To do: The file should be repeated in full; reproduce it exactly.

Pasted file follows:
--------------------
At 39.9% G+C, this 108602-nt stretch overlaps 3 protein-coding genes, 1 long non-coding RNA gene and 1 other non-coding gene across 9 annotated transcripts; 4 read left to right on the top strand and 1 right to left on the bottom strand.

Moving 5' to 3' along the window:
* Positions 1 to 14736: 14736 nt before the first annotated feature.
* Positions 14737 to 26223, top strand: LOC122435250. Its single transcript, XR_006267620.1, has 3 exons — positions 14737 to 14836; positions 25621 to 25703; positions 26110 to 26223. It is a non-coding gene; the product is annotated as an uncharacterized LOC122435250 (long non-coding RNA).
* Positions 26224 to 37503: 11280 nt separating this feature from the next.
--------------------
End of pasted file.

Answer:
At 39.9% G+C, this 108602-nt stretch overlaps 3 protein-coding genes, 1 long non-coding RNA gene and 1 other non-coding gene across 9 annotated transcripts; 4 read left to right on the top strand and 1 right to left on the bottom strand.

Moving 5' to 3' along the window:
* Positions 1 to 14736: 14736 nt before the first annotated feature.
* Positions 14737 to 26223, top strand: LOC122435250. Its single transcript, XR_006267620.1, has 3 exons — positions 14737 to 14836; positions 25621 to 25703; positions 26110 to 26223. It is a non-coding gene; the product is annotated as an uncharacterized LOC122435250 (long non-coding RNA).
* Positions 26224 to 37503: 11280 nt separating this feature from the next.